The third edition was held from August 22 to September 3, at the Chess Club and Scholastic Center of Saint Louis as the second leg in the 2015 Grand Chess Tour. The tournament featured the seven top players in the world, a feat only surpassed by the AVRO 1938 chess tournament.[15] The Sinquefield Cup is also the strongest tournament featured in the 2015 Grand Chess Tour with an average FIDE Rating of 2795.[16]

The 2015 Sinquefield Cup was a single round-robin event held with a time control of 40 moves in 2 hours, followed by the rest of the game in 1 hour with a 30-second increment from move 41.[17] Wesley So was selected as the tournament invite and joined the nine other players already participating in the Grand Chess Tour.[16]

Player Rating 1 2 3 4 5 6 7 8 9 10 Points Wins SB Tour Points
1  Levon Aronian (Armenia) 2765 * ½ 1 ½ ½ ½ ½ 1 ½ 1 6 3 25.25 13
2  Magnus Carlsen (Norway) 2853 ½ * ½ 1 ½ 0 0 1 ½ 1 5 3 21.25 10
3  Hikaru Nakamura (United States) 2814 0 ½ * ½ ½ 1 0 ½ 1 1 5 3 20.25 8
4  Maxime Vachier-Lagrave (France) 2731 ½ 0 ½ * ½ ½ 1 ½ ½ 1 5 2 21.25 7
5  Anish Giri (Netherlands) 2793 ½ ½ ½ ½ * 1 ½ ½ ½ ½ 5 1 22.25 6
6  Alexander Grischuk (Russia) 2771 ½ 1 0 ½ 0 * ½ 1 1 0 4½ 3 19.75 5
7  Veselin Topalov (Bulgaria) 2816 ½ 1 1 0 ½ ½ * 0 ½ ½ 4½ 2 21 4
8  Fabiano Caruana (United States) 2808 0 0 ½ ½ ½ 0 1 * ½ ½ 3½ 1 15.25 3
9  Viswanathan Anand (India) 2816 ½ ½ 0 ½ ½ 0 ½ ½ * ½ 3½ 0 16 2
10  Wesley So (United States) 2779 0 0 0 0 ½ 1 ½ ½ ½ * 3 1 12.75 1

Sinquefield Cup 2016[edit]

The 4th Sinquefield Cup was played between August 4 and 16, 2016. It was rescheduled due to a clash with the 2016 Baku Chess Olympiad. This Sinquefield Cup is one of the tournaments of the 2nd Grand Chess Tour. Ding Liren was selected as the Wild Card for the Sinquefield Cup.[18] Vladimir Kramnik withdrew from Sinquefield Cup for health reasons. Fellow Russian player Peter Svidler replaced him.[19]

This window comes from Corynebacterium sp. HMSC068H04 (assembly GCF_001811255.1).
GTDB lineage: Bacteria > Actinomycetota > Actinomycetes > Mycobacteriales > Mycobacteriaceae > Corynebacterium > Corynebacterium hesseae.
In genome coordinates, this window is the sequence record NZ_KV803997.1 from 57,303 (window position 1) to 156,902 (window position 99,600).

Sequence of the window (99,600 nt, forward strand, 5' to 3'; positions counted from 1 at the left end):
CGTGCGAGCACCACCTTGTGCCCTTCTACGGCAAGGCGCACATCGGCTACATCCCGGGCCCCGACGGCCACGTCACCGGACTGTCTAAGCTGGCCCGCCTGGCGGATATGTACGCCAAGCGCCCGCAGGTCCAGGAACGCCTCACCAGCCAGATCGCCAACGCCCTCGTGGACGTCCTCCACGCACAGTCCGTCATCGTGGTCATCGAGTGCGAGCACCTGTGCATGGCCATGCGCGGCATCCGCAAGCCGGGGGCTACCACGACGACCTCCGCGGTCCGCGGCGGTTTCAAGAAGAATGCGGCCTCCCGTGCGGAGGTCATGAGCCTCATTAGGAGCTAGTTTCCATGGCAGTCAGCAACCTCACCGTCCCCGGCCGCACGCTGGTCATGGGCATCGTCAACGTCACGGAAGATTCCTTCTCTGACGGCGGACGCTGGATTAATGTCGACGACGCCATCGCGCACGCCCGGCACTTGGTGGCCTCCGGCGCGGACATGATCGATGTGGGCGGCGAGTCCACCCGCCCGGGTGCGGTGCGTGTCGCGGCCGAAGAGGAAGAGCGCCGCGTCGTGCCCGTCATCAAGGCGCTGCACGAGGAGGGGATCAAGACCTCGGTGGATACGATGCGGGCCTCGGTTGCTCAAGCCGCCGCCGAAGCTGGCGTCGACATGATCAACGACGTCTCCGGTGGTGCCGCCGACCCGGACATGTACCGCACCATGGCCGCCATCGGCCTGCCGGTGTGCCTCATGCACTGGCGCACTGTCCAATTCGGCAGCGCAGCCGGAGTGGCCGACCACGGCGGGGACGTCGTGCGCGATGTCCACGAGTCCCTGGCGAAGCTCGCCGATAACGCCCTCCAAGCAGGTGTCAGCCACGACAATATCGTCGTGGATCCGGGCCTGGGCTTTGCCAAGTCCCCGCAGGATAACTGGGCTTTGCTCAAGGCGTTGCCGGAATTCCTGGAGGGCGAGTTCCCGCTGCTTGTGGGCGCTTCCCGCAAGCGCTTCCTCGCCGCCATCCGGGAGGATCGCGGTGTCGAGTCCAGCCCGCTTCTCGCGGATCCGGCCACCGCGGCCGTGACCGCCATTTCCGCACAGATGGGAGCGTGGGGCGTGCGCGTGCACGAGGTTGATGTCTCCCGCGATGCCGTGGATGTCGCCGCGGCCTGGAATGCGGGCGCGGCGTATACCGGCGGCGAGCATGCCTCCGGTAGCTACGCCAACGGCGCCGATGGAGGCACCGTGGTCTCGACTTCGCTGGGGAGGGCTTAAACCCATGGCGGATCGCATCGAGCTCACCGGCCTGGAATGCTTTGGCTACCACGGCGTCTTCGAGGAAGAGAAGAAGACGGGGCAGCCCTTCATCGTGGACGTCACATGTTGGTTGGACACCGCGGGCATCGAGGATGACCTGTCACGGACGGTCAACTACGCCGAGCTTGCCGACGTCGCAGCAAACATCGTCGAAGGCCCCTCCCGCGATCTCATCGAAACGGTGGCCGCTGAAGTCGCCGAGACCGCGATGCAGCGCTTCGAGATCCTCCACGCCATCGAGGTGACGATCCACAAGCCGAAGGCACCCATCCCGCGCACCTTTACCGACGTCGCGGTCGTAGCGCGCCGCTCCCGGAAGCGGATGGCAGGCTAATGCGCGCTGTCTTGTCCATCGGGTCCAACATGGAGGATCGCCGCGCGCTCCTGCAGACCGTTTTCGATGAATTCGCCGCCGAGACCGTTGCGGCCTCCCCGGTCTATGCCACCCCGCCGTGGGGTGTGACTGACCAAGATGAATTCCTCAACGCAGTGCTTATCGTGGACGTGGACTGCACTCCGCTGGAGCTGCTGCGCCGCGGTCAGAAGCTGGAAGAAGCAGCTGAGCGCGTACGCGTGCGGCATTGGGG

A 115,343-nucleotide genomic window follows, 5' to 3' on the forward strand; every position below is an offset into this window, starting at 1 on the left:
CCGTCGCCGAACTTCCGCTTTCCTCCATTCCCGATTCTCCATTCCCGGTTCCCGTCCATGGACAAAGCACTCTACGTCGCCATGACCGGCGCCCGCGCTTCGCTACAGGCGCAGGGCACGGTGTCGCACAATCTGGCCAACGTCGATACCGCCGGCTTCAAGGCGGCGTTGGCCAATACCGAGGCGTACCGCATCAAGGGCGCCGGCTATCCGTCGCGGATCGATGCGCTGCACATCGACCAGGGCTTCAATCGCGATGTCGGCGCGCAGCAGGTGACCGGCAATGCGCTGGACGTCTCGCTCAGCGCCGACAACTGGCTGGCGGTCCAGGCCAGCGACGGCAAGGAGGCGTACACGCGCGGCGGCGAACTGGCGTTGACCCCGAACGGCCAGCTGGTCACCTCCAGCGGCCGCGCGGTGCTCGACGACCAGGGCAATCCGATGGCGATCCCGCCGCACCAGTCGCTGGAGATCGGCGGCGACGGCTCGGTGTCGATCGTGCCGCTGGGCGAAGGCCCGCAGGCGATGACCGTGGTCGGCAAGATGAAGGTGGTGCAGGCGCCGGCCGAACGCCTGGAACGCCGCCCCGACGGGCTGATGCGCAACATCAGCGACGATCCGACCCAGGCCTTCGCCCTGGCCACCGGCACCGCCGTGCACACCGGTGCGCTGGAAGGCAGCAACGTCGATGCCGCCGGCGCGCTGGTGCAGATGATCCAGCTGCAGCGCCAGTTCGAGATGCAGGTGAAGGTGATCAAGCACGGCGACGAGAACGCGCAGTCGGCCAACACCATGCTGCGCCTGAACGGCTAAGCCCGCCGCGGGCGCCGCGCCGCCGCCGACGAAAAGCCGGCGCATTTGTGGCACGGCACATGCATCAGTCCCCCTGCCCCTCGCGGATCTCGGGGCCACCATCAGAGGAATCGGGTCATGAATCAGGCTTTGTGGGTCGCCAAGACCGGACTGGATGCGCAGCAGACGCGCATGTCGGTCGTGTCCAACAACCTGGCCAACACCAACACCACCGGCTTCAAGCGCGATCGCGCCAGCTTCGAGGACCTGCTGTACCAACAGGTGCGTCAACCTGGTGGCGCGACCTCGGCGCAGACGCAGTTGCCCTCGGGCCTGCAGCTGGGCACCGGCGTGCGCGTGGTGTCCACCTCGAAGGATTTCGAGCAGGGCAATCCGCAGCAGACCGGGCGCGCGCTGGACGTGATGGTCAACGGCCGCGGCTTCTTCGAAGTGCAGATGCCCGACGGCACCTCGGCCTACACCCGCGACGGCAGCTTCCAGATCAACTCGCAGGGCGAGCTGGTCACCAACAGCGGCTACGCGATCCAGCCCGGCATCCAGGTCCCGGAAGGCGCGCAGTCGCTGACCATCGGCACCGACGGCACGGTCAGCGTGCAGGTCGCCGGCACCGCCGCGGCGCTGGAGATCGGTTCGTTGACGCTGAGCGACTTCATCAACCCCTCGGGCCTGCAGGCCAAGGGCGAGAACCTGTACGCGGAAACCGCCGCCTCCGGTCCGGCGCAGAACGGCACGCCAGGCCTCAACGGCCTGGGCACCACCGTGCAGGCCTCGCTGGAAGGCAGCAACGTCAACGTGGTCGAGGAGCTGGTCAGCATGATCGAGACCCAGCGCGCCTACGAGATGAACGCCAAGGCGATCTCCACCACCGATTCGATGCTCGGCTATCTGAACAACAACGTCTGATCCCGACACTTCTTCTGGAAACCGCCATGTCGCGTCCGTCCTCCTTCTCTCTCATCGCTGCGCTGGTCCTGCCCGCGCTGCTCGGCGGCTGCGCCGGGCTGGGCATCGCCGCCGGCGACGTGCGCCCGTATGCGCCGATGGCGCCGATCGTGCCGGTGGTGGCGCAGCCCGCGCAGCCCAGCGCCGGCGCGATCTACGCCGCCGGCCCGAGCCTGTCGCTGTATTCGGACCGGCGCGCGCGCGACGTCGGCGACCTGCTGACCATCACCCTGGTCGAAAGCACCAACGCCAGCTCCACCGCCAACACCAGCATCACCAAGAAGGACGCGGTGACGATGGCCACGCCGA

The prize fund was US $300,000, with $75,000 for 1st place, and points toward the overall 2016 Grand Chess Tour. Players received 120 minutes for 40 moves then 60 minutes for the rest of the game with an additional 30 seconds added per move starting from move 41. In case of a 2-way tie, a 2 game Rapid Match (10 minutes + 5 seconds increment starting from Move #1) followed by a 2 game Blitz Match (5 minutes + 2 seconds increment starting from Move #1) if tied again was to be played. If a tie after the Blitz match, an Armageddon game would decide the winner. All ratings listed below are from the August 2016 rating list.[20]

On August 14th, 2016, Wesley So won the tournament, with 5.5 points out of 9 (+2-0=7), ahead of former World Champions Veselin Topalov and Viswanathan Anand, and former winners Levon Aronian and Fabiano Caruana.

Player Rating 1 2 3 4 5 6 7 8 9 10 Points Wins SB TPR Tour Points
1  Wesley So (United States) 2771 * ½ 1 ½ ½ 1 ½ ½ ½ ½ 2 24.50 2859 13
2  Levon Aronian (Armenia) 2792 ½ * ½ ½ ½ 1 0 ½ 1 ½ 5 2 21.75 2820 7.75
3  Veselin Topalov (Bulgaria) 2761 0 ½ * ½ ½ ½ ½ 1 1 ½ 5 2 21.00 2823 7.75
4  Viswanathan Anand (India) 2770 ½ ½ ½ * ½ ½ 1 ½ ½ ½ 5 1 22.25 2822 7.75
5  Fabiano Caruana (United States) 2807 ½ ½ ½ ½ * ½ ½ ½ ½ 1 5 1 21.50 2818 7.75
6  Hikaru Nakamura (United States) 2791 0 0 ½ ½ ½ * ½ 1 ½ 1 2 18.50 2777 4.5
7  Maxime Vachier-Lagrave (France) 2819 ½ 1 ½ 0 ½ ½ * ½ ½ ½ 1 20.25 2774 4.5
8  Ding Liren (China) 2755 ½ ½ 0 ½ ½ 0 ½ * 1 ½ 4 1 17.50 2738 3
9  Peter Svidler (Russia) 2751 ½ 0 0 ½ ½ ½ ½ 0 * 1 1 15.25 2701 2
10  Anish Giri (Netherlands) 2769 ½ ½ ½ ½ 0 0 ½ ½ 0 * 3 0 14.50 2654 1

[21] [22]

References[edit]

External links[edit]